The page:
1972 was a pivotal year in the development of the gaming market. In this year, Atari was formed and released their first gaming cabinet – Pong. Pong arguably marks the turning point for arcade games as it is held up to be one of the first video-games to reach mainstream channels and such heights of popularity; in 1975 was even released on a smaller console so that it was widely available for people to play at home.
Pong is a two player game that imitates table tennis, the player can either play against the computer or another player. The game-play is simple, navigating the paddle to hit a ball; and with an overall goal of reaching 11 points before your rival.
The history of Pong begins with the creation of Atari itself. Nolan Bushnell (founder of Atari), tasked Allan Alcorn (an intern) to familiarise himself with a simple table tennis game to practice video game design, as Alcorn had no previous background in video games. Alcorn believed that the game that Bushnell had asked him to design would be overly simplistic and therefore boring to the player, leading to the introduction of other features to make the game more interesting. Through dividing the paddle into 8 segments it allowed for a more accurate system of changing the angle of the ball (90° angle from the middle of the paddle and smaller angles from the outer segments). Alcorn also added the feature that would allow the ball to quicken as the length of the game increased, and if the player missed the ball then the speed would be reset, adding a level of difficulty to the otherwise simplistic game.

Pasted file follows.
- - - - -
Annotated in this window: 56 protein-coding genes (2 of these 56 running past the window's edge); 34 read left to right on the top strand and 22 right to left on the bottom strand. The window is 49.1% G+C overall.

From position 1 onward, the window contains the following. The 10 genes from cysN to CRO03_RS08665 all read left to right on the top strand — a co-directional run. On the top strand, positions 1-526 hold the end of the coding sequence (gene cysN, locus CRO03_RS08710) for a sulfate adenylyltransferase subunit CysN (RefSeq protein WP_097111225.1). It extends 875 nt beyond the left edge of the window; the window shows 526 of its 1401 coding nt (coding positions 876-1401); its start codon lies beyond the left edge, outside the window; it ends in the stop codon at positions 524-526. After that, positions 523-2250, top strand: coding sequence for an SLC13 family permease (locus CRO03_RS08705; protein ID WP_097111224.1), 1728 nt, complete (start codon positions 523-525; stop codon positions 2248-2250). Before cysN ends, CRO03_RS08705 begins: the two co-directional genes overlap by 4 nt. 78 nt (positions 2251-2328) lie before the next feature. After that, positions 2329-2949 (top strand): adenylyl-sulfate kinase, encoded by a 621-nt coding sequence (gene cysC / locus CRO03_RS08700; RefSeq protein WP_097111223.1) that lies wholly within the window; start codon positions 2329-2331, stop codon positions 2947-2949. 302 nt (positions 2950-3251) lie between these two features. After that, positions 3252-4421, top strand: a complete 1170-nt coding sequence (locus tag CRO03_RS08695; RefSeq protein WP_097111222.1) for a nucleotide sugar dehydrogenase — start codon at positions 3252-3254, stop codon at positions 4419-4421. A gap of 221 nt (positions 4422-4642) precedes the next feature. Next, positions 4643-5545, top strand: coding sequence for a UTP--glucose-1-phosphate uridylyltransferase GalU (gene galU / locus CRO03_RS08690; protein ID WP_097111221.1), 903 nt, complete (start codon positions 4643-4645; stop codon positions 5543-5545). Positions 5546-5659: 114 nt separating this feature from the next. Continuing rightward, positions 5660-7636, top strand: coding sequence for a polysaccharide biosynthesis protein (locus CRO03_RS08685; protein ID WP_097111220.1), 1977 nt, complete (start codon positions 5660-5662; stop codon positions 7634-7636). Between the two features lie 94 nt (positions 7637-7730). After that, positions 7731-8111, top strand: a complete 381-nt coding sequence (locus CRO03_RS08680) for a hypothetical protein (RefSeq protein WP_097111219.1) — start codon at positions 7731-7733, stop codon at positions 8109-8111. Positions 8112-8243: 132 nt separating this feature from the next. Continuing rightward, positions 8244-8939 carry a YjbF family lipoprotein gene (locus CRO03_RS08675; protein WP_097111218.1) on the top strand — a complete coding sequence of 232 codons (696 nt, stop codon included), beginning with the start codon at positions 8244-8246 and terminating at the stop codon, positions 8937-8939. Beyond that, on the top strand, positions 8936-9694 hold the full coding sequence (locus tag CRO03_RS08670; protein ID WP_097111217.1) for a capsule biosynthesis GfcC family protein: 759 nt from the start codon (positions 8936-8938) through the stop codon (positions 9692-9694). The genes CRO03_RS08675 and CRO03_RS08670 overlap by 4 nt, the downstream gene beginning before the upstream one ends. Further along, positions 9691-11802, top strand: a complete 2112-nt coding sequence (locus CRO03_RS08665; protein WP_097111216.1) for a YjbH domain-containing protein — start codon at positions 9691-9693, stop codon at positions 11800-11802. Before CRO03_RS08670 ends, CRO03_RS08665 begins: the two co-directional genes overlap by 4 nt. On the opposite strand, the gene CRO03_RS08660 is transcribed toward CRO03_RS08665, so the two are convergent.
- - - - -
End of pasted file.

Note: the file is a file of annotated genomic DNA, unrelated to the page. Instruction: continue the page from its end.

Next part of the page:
After Alcorn had finished construction of the prototype, Bushnell and Dabney inspected Pong and were so impressed with it that they decided to test the marketability of the game. Leading to the installation of the prototype at Andy Capp’s Tavern, a local bar, where it was placed with the entertainment machines. Due to the popularity of Pong, Bushnell pitched the game to Bally and Midway Manufacturing, only a week after releasing the prototype.
The great reputation of the game is evident, as by 1973, Pong was being distributed all around the world. Additionally, by late March (1973) it is estimated that 8,000 – 10,000 Pong machines were sold, and due to the popular demand, a home console was created in 1975. The success of the smaller console mirrored the demand of the arcade cabinet, making it Sears’ most successful product of the time and selling over 15,000 of the units over the holiday season. Furthermore, the success of Pong led to Atari creating variants of the game such as Pong Doubles, Pin Pong, and many more.
However, one problem that Atari faced is the lack of copyright on the game. Moreover, the success of Pong had created a craze for ball and paddle games in the industry. In 1973, it is thought that there were approximately 70,000 variations of the game, some of which imitated Atari’s game, and others deciding to change some of the design. As a result of this, in 1974, it led to a market saturation and a significant drop in sales.